Between 1991 and 2019, the population of Lithuania decreased by 900,000 residents, from 3.7 million to 2.8 million. Since 1994, birth rates have been negative, and according to official figures, about 130,000 residents disappeared through the net migration in 2004-10.
The population density is 43 residents per km2. About two-thirds of the residents are city dwellers, of whom 536 700 live in the capital Vilnius (2018). Other cities include Kaunas (288,500 residents) and Klaipėda (149,000).
The Second World War and the Soviet occupation led to an extensive wave of refugees, which is why many Lithuanians are today found outside the country’s borders. At the same time, the Jewish population was severely decimated. Instead, a move to Lithuania followed from the inner parts of the Soviet Union. However, immigration to Lithuania during the post-war period has been less than in Latvia and Estonia, which means that Lithuania’s minority groups are not as large. The years after independence mainly emigrated to Slavic speaking, while mainly Lithuanians emigrated in recent years. Lithuanians’ share of the population has increased from about 80 percent at independence to an estimated 84 percent in 2011. The most important minority groups are Poles (6.6 percent), Russians (5.4 percent) and Belarusians (1.3 percent).
- AllCityPopulation: Find Lithuania demographics including latest population, life expectancy, age structure, and urbanization.
According to Countryaah, the state language in Lithuania is Lithuanian. About 3.5 million people in Lithuania and about 600,000 outside Lithuania have Lithuanian as their mother tongue.
When Lithuania became independent in 1918, Lithuanian was adopted as the official state language. A number of minorities, who cared for their language and culture, were living in Lithuania during this time; the largest minority groups were Poles, Russians, Belarusians, Jews and Germans.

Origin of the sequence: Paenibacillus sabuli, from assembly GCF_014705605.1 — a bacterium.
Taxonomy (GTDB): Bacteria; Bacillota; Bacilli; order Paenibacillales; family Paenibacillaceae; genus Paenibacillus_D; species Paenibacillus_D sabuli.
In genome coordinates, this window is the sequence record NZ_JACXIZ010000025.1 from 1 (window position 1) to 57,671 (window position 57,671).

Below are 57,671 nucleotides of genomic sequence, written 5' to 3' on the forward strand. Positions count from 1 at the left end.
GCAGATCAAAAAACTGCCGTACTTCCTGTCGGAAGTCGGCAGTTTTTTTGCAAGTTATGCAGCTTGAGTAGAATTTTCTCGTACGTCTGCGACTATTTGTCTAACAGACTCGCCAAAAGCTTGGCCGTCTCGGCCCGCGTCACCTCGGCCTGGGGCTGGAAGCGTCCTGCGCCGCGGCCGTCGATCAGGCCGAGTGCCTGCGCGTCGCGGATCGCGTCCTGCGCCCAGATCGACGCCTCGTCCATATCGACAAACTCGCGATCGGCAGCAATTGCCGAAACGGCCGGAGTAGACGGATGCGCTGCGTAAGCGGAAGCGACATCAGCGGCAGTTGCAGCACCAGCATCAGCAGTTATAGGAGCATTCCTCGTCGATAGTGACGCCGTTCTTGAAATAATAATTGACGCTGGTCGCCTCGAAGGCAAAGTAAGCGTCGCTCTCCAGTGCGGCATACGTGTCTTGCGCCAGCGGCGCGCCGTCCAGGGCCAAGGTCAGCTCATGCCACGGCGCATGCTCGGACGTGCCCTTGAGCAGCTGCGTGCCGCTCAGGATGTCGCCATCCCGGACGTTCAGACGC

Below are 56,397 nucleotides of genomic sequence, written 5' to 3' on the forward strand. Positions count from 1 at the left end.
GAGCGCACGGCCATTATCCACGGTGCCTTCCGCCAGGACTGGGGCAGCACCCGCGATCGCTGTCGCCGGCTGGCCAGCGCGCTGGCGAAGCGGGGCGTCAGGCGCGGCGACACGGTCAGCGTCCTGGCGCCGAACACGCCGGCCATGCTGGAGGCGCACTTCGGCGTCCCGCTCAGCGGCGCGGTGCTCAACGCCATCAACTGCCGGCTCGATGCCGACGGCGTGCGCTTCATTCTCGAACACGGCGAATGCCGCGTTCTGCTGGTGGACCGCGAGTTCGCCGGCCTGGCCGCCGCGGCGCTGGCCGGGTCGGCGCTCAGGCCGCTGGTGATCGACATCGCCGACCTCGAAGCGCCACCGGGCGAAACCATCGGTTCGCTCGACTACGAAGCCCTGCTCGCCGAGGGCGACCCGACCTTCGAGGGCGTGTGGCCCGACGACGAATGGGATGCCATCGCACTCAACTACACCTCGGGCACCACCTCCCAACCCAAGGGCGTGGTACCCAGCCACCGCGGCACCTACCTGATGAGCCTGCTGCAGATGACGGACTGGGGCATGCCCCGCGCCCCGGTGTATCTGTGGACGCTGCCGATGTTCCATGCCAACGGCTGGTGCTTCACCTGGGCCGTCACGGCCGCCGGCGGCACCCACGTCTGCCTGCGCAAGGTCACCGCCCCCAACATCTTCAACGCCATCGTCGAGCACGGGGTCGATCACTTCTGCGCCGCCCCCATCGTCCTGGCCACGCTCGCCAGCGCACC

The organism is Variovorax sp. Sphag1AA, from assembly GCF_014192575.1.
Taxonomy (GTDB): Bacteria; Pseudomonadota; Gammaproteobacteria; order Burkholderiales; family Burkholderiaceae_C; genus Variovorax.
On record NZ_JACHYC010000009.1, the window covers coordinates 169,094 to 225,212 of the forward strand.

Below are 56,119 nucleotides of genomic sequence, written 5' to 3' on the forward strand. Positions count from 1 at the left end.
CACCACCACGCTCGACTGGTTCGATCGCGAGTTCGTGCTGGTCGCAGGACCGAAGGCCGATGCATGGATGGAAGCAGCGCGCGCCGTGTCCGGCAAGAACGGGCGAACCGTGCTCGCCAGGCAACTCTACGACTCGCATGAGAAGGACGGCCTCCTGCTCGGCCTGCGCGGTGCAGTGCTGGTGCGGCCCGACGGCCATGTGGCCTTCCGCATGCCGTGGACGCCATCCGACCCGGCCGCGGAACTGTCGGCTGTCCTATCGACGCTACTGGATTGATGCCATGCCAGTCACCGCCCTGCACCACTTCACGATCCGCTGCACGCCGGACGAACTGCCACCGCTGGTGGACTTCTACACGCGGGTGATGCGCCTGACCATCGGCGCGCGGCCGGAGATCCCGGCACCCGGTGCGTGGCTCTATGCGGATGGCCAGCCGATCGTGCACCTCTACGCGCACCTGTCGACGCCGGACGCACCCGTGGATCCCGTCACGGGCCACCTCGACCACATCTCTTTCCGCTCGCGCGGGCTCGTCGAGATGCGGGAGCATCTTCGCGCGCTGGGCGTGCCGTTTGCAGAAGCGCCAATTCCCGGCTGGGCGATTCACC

After World War II, Lithuania was occupied by the Soviet Union, and Russian became the official language. Soviet language policy was based on the idea of an international language (Russian), and it was necessary for all residents of the Soviet Union to master it since all administrative activities took place in Russian. However, the individual republics had to retain their language, but as a local language. Lithuanian was reintroduced as the official state language when the country regained its independence in 1991. A generational shift is underway, and bilingualism in Lithuania is increasingly shifting from Lithuanian and Russian to Lithuanian and English. The largest minorities are Russians and Poles.
The Lithuanians were one of the last people groups in Europe to be Christianized. It was not until 1251, when the great prince Mindaugas was baptized, that Lithuania joined Christian Europe. A Lithuanian diocese was set up, subordinate to the Holy See. However, with Mindauga’s death in 1263, contacts were broken and did not resume until the second half of the 1300s. The residents of the western part of Lithuania were not Christianized until the beginning of the 15th century. Lithuania consisted of two dioceses during the 15th century: Vilnius and Medininkai. During the 16th century, most of Lithuania’s noble families transitioned to Protestantism. However, most of the population remained Roman Catholics. In the struggle between Catholics and Protestants, the Jesuits played an important role. They came to Vilnius in 1569 and already in 1570 opened a college which nine years later was transformed into the first university of North-East Europe.
When the Polish-Lithuanian Union disbanded in 1795 and Lithuania was annexed by Russia, the Roman Catholic Church was subjected to severe pressure, and in 1798 the administrative structure of the church was transformed. Between 1864 and 1904 it was forbidden to use alphabets other than the Cyrillic. During the interwar period (1918–40), the Roman Catholic Church underwent further structural changes. Since the Vilnius region belonged to Poland, Kauna became the seat of Lithuania’s church province. After the Second World War, the Roman Catholic Church was intensely persecuted by the Communist regime. Through strong foreground figures,
Estimates of religious affiliation show that about 85% of Lithuania’s population profess to Roman and Greek Catholicism.